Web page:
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Locals’ help sought to save elephant corridors in Sonitpur dist

English NewsLocals’ help sought to save elephant corridors in Sonitpur dist

The Deputy Commissioner of Sonitpur district, Narsing Powar urged the local people of greater Bihaguri and Depota area to remain vigilant and volunteer in preserving the traditional elephant corridors at Na-Ali and Depota area.

which is often used by the wild elephants as their corridor, the Deputy Commissioner reiterated that the local people have to contribute in preserving the elephant corridors in the greater interest of bio-diversity conservation.
Appreciating the efforts of the Forest Department for their hard work in the eco-preservation movement, he mentioned that no illegal construction would be allowed in the area and there will be a probe into the already-constructed boundary walls in the area.

Attending the programme, Conservator of Forest P Siv Kumar said that the outskirts of Tezpur town like Depota, Na Ali, Muamari, Bindukuri, Ghoramari, Misamari, Balipara etc., touching National Highway-15 and connecting the southern part of the district till Singri and Orang National Park on the bank of the Brahmaputra have been habitually used by migrating wild elephants as safe corridors ever since recorded history.

“Unfortunately, backed by some unscrupulous people of the area, a section of industrialists were trying to set up a food park in the area by blocking the aforementioned traditional elephant corridors, which has invariably compounded the already serious man-elephant conflict situation.”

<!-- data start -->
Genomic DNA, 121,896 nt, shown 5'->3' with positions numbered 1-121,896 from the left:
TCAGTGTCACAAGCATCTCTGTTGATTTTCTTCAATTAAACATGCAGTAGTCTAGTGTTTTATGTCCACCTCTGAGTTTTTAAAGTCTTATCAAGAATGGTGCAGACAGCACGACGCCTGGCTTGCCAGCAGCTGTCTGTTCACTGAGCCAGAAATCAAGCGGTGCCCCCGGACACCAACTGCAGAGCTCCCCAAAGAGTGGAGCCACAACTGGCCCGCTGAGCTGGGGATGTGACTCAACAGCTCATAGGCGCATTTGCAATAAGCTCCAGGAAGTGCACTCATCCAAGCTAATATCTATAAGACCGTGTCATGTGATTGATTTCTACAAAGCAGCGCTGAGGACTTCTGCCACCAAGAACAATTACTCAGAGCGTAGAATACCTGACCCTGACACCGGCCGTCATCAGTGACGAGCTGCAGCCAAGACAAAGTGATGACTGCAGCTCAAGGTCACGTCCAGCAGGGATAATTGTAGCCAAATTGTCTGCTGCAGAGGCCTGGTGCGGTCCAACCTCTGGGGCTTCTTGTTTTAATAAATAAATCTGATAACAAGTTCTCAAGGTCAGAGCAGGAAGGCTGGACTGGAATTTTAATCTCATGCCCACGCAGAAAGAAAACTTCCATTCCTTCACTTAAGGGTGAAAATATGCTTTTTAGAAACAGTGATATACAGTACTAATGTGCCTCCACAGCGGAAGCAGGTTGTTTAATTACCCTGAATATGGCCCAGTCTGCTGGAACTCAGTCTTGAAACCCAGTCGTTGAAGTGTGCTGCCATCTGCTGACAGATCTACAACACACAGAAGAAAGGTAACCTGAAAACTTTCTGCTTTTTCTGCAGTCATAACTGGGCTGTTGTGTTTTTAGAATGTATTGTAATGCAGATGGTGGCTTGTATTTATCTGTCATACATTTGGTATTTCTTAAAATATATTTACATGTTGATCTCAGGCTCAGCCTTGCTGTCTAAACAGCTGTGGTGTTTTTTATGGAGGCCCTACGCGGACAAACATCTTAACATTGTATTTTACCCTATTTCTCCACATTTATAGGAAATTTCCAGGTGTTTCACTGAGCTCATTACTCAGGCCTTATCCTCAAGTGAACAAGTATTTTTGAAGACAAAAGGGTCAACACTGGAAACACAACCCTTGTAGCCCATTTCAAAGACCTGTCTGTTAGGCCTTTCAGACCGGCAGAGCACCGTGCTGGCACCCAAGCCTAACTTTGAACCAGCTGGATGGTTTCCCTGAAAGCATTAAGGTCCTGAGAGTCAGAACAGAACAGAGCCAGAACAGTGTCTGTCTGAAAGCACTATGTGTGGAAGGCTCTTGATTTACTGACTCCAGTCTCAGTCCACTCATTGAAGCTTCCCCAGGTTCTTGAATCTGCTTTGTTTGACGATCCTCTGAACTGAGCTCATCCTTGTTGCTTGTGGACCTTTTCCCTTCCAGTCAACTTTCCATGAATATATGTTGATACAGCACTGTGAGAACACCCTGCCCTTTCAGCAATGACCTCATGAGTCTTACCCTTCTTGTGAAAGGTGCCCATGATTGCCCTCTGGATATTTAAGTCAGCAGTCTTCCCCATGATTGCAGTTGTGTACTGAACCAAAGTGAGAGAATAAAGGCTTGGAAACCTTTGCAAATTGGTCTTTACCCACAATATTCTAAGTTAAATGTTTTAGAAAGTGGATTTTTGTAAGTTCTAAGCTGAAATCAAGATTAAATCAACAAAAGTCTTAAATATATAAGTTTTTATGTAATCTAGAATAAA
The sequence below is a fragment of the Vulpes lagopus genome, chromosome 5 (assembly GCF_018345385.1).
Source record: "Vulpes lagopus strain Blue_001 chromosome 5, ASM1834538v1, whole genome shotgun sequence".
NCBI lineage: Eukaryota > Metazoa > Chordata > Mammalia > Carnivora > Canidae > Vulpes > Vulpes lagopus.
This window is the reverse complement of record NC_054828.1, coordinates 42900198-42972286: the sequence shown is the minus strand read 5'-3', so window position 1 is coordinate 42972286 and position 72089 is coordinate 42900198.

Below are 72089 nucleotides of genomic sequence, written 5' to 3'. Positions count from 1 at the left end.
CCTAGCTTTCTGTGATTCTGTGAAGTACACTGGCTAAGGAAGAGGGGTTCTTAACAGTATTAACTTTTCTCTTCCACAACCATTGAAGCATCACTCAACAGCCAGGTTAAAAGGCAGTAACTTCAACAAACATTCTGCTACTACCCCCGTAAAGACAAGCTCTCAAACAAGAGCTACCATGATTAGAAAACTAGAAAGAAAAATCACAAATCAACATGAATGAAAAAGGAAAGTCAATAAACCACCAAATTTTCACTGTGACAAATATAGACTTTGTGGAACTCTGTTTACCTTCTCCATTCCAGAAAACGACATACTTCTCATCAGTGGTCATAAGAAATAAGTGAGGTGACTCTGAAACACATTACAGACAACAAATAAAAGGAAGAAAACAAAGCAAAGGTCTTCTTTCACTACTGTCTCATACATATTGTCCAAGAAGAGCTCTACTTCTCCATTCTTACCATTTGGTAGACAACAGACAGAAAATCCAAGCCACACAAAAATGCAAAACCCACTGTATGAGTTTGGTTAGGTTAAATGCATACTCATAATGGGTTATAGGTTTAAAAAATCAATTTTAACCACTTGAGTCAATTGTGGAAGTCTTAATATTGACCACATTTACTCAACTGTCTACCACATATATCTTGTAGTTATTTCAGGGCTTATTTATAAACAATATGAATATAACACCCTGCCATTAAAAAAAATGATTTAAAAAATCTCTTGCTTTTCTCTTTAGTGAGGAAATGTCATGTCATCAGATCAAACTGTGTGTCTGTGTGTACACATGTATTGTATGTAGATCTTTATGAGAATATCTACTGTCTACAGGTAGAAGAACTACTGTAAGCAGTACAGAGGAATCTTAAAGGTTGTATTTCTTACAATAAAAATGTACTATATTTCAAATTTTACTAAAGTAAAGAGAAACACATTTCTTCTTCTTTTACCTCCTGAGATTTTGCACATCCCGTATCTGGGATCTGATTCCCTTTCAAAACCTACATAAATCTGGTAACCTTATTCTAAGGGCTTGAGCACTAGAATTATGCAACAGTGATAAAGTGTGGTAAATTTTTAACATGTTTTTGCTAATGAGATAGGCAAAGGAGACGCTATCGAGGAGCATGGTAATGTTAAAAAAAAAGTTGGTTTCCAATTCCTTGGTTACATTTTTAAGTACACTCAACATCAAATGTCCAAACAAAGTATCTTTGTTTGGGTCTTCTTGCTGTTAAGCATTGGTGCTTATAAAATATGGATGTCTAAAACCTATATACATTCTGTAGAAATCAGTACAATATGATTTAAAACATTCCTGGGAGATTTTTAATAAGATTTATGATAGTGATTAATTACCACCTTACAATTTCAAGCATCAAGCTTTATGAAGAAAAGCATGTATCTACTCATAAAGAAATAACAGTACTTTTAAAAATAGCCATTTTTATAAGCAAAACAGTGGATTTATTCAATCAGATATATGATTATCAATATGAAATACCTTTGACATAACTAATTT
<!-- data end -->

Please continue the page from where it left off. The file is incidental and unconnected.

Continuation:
P Siv Kumar added that due to blocking of the traditional elephant corridors in the district in the name of industrialisation by entities like Patanjali, Dabur, Daehesan Co Ltd etc., at Balipara and other areas, the wild pachyderms have lost their grazing grounds following which the lumbering grey giants have been creating mayhem in the adjoining villages by trampling on humans and domestic animals alike, besides damaging dwelling houses. Many lives, i.e., of humans, animals and the marauding elephants, have been lost in this avoidable tug-of-war between the species over the depleting scarce resources.

Moreover, on the sidelines of the programme, briefing mediapersons, the Conservator of Forest also stated that the Forest Department has been minutely observing the covert bid by certain anti-social elements to encroach upon the elephant corridors in the Depota-Na Ali area for narrow commercial gain even at the cost of bio-diversity conservation.

Not surprisingly, good work by the Forest Department over the years by very sincere personnnel even at the risk of life and limb has often goes unsung and unrewarded, he rued.

“Land in the area which has been used since time immemorial as elephant corridor is being purchased by some unscrupulous industrialists by changing their classification in cahoots with government officials for commercial benefits. This well-oiled nexus needs to be identified, busted and awarded exemplary punishment,” he said.

“As a result of such activities, the wild elephant herds which are perennially on the move in search of fresh fodder and water, are compelled to use risk-zones like railway tracks, following which a number of confused and panicky jumbos have already been killed after being hit by trains in the district. In order to check such discrepancies, strict action is a must against violators of forest rules,” he emphasised.

Besides a handful of mediapersons, the event was attended by the DFO of Sonitpur, (West Division) Ranjit Konwar and honorary wildlife warden Saurav Barkataki.

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